Author: Celeste Ng
Genre: Literary Fiction
Trigger Warnings: abortion, abandonment by a parent
The book starts with a bang where the Richardsons stand outside their house as they witness it turning into ashes. The only one missing from the scene is the youngest daughter, Izzy, who they suspect to the culprit behind the fire.
The story flashes back to when Mia Warren – an enigmatic artist and a single mother – who arrives with her teenaged daughter, Pearl, and rents a house from the Richardsons. Soon Mia and Pearl become more than just tenants as their lives get entangled with the Richardsons’.
When old family friends of the Richardsons attempt to adopt a Chinese-American baby, a custody battle erupts that dramatically divides the town–and puts Mia and Elena on opposing sides. Suspicious of Mia and her motives, Elena is determined to uncover the secrets in Mia’s past. But her obsession will come at unexpected and devastating costs.
What I Liked About the Book
I really loved that this book deals with so many topics related to motherhood and pregnancy, specifically abortion, adoption, surrogacy. It explores the feelings that each mother has to go through, sometimes with giving up their kid, other times raising a kid while having no means to provide for her.
This book was a strong character study for all the characters present, taking you through a rollercoaster of emotions. I immediately felt so invested in knowing about how each person grew up and made choices that shaped their personality and life. On one hand we see how Elena Richardson and Mia Wright were raised in polar opposite households and circumstances and on the other hand, we see Pearl fitting into to the Richardsons’ lifestyle and Izzy in Mia’s.
Even the court case regarding the adoption was so thought provoking and gave such elaborate reasons and justifications for why the baby deserved to be raised by her biological parent or the adopted parents. Even though I believed that the baby belonged to the biological parents, the debate pursued by the media really made me consider several points that I hadn’t thought about. Reading about the adopted parents’ narrative also made me empathize and understand their situation more.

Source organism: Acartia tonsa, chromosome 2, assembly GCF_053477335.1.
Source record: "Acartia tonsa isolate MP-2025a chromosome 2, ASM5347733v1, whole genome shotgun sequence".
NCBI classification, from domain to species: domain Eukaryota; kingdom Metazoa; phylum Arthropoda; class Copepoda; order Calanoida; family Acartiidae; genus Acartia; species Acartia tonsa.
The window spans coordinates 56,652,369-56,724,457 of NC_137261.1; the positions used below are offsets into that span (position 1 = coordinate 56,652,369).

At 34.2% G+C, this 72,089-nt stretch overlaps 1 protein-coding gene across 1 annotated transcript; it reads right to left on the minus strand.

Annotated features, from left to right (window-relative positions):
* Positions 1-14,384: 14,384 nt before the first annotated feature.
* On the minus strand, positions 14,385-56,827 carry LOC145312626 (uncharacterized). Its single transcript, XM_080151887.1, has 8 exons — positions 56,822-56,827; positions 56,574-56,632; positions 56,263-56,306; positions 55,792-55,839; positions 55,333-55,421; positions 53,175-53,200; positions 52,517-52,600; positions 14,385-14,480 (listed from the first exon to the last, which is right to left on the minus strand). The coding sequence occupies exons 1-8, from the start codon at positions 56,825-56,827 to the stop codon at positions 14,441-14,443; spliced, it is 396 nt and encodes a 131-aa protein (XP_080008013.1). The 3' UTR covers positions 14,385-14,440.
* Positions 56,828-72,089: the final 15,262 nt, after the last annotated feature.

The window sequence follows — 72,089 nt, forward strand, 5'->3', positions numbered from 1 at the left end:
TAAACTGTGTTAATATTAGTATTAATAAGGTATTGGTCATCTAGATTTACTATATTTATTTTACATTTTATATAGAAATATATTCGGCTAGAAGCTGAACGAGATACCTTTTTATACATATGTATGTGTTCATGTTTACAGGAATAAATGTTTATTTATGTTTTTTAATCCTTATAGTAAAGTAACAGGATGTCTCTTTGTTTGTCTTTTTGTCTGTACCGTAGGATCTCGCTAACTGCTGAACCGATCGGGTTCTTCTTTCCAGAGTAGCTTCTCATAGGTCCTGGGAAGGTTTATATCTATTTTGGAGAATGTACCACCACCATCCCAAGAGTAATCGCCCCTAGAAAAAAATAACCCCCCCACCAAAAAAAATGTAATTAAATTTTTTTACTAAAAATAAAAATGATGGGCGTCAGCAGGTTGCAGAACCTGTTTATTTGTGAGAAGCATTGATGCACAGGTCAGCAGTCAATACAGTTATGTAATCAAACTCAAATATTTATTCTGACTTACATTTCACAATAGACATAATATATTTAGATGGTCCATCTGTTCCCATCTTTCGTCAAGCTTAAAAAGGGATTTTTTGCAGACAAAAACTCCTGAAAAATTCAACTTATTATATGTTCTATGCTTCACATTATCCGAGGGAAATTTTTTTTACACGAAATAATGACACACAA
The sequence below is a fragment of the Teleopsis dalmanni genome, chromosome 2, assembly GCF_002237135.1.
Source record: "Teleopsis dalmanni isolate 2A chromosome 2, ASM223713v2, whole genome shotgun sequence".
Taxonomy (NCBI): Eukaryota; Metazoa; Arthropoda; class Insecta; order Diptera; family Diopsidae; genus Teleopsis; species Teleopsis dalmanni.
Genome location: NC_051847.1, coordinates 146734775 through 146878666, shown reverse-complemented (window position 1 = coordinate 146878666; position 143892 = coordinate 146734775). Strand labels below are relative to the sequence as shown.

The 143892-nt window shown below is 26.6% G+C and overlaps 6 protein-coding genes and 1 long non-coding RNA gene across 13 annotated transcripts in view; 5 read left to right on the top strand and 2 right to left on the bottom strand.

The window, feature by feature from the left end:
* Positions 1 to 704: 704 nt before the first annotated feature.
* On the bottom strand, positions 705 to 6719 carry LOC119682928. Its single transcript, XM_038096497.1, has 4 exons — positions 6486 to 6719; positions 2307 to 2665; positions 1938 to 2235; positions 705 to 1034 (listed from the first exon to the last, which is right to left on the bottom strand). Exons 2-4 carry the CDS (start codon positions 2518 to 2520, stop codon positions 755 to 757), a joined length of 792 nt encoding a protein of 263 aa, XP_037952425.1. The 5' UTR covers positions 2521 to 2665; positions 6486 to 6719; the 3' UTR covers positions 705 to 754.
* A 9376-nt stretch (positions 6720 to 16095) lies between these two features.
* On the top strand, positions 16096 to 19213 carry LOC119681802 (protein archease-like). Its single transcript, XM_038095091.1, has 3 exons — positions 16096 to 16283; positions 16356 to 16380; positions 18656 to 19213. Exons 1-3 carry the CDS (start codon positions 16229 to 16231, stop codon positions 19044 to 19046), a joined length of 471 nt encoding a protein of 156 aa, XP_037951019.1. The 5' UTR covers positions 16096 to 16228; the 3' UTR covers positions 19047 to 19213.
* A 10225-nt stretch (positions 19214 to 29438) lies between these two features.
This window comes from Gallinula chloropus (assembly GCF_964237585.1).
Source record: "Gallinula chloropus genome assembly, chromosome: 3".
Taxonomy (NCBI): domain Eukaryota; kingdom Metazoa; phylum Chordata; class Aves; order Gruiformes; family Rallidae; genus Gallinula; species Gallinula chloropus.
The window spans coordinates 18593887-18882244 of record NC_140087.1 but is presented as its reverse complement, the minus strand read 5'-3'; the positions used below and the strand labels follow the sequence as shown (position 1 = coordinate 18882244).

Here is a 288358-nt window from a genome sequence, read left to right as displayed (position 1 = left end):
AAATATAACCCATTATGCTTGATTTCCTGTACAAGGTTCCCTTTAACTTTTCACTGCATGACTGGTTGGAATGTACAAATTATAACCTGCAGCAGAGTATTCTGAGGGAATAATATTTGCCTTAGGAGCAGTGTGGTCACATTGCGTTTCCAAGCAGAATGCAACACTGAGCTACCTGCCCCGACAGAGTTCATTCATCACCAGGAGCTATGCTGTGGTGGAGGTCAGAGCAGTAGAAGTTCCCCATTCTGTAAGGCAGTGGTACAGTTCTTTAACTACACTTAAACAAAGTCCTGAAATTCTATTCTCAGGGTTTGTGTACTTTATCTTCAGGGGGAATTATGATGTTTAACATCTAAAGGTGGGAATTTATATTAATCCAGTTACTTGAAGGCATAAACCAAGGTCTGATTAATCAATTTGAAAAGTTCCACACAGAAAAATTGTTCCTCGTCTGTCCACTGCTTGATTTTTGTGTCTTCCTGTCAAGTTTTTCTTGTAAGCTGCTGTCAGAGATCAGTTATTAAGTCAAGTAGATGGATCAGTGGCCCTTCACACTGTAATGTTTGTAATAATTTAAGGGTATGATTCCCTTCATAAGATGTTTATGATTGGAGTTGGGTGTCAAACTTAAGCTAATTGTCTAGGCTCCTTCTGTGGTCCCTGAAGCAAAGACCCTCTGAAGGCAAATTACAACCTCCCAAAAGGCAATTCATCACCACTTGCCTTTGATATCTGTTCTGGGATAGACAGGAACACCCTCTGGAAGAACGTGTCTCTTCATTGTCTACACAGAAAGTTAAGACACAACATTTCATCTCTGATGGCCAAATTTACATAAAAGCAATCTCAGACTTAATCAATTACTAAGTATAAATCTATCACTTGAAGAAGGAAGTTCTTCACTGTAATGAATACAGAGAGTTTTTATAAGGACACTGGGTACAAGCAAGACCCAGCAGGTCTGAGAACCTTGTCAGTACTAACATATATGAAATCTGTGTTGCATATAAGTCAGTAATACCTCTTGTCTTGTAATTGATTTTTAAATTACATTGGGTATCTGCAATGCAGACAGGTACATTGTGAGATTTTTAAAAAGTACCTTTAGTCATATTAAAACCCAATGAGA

There was this particular scene/part of the book (Ch 16) where a paragraph would be written about how the baby was treated or what it underwent while living with her biological mother, and in brackets there would be another paragraph explaining the circumstances of the mother which caused the situation. It was such a strong and powerful message that every story has two sides and that what meets the eye is not the complete truth.
Another thing I appreciated about this book was it was full of strong female characters. Apart from Tripp and Moody, I don’t think there were any other male characters that were given much importance as compared to the females. Along with focusing on females, there was also such diversity in the characters ranging from different class, age groups and race.
In my opinion, ultimately when you read a book, you expect to learn something from it, think about stuff that you wouldn’t have otherwise. This book certainly does that to you once you finish it. I guarantee that you will not be able to stop thinking about the story or the characters after finishing the book.
What I Disliked About the Book
I am happy to say that I have nothing bad to say about the book although I wish I knew what happened to the characters after the book ends.
Recommended for anyone who:
- wants a court case drama
- wants an easy but thought provoking read
- is looking for a book related to motherhood
Other famous works by the author:
- Everything I Never Told You